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With increasing anxiety about an impending financial downturn, a renowned Wall Street economist has raised alarms about a potential recession, which he believes might already be underway. He also conveyed doubts that the United States Federal Reserve would soon reduce the pace of their funds’ rate increases.

Gary Shilling, President of A. Gary Shilling & Co., reflecting on recent stock market dips, emphasized that investors are “finally beginning to take the Fed seriously”, rather than banking on the hope that the institution would come to Wall Street’s rescue. Shilling shared these views with David Lin during an interview on October 31.

Fed’s Reputation at Stake

Shilling, a seasoned investment advisor who previously served at the Federal Reserve Bank of San Francisco and held the position of Chief Economist at Merrill Lynch, clarified that the Federal Reserve was tardy in addressing inflation’s surge last year.

“They thought it was a short-term phenomenon (…), so they really didn’t start tightening until March. And interestingly enough, US inflation year-over-year didn’t peak until three months later in June, so the Fed was very late. And then, on top of that, there was this feeling of investors who said, ‘Well hey, the pattern here is that the Fed will bail out Wall Street.'”

Shilling highlighted that the Federal Reserve’s delayed response to last year’s inflation trends means they have significant credibility to regain. He cautioned that a swift reversal in policy now might further damage their reputation.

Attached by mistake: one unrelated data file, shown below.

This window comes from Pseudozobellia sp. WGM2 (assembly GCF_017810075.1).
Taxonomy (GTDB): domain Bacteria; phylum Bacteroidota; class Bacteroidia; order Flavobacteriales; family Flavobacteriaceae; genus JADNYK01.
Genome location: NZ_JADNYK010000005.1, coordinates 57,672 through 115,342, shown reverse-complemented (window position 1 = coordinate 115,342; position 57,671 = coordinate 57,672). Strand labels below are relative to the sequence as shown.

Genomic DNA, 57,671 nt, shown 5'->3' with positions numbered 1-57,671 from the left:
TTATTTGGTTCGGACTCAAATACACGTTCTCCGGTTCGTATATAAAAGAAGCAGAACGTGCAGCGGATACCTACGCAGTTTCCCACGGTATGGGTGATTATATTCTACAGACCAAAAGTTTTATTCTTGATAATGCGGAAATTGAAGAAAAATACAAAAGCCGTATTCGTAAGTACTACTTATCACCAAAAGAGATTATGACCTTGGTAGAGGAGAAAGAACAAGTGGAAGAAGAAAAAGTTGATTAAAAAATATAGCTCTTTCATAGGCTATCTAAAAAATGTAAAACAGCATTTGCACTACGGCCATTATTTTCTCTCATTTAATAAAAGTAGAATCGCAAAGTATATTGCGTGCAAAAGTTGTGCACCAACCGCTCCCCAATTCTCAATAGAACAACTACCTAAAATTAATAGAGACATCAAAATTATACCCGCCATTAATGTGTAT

Recession on the Horizon

This backdrop leads Shilling to anticipate an unavoidable recession, commenting, “it’s pretty hard to see how you don’t get a recession out of this if we haven’t already started it.” He underscored that historically, when the Fed aggressively hikes rates, it has consistently signaled a recession.

Discussing the usual pattern of the Fed maintaining elevated rates for eight months to a year, Shilling hypothesizes that the Federal Reserve may only ease up on their rate hikes “when they are absolutely certain that they’ve killed inflation and killed it dead.” He added:

“When the Fed saw that they had done the recessionary deed, they backed off. I don’t think that’s going to happen at this time, so I rather suspect it will be well into next year before the Fed shifts toward ease, and they want to make sure they see concrete evidence that inflation is no longer an issue.”

Adding to these concerns, Mike McGlone, Senior Commodity Strategist at Bloomberg, recently drew parallels between the current economic landscape and the scenario before the 2008 Great Recession. He continues to forewarn about an imminent economic downturn, reported in September.

Watch the entire interview: